The importance of understanding Dickens's religion to obtain a full appreciation of his achievement has long been admitted; but this is the first critical study of the interaction between Dickens's religious beliefs and his creative imagination throughout his career.
The novelist's religious beliefs are a pervasive and deeply felt presence in his works even if they are not always clearly thought out or expressed. Too discreet and humane to be as explicit, or as dull, as most of the professedly religious novelists of his time, Dickens nevertheless suggests in his own way a liberal Protestant belief, shot through with Romantic, transcendental yearnings, which undoubtedly appealed to a very wide range of readers. Dickens's religion is shown to be that of a great popular writer, who created a unique kind of fiction, and a unique relationship with his readers, by the absorption and transformation of less respectable contemporary forms, from fairy-tale and German romance to tract and print.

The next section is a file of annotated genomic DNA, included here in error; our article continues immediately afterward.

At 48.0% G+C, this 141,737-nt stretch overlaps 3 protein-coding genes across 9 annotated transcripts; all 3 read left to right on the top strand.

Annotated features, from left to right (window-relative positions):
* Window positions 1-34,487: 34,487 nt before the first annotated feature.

Walder's thoroughly researched and lively book provides students of Dickens and the Victorian period with an original perspective on the novelist's methods and attitudes. He offers a judicious and informed exploration of Dickens's obsessive themes, from the 'fall' of innocence in Pickwick Papers, to the search for a religious 'answer' in Little Dorrit. Each chapter focuses upon the striking congruences revealed between individual novels, or groups of novels, and particular religious themes. The views expressed in Dickens's lesser fiction and non-fiction are drawn on throughout, as are those in the influential contemporary press.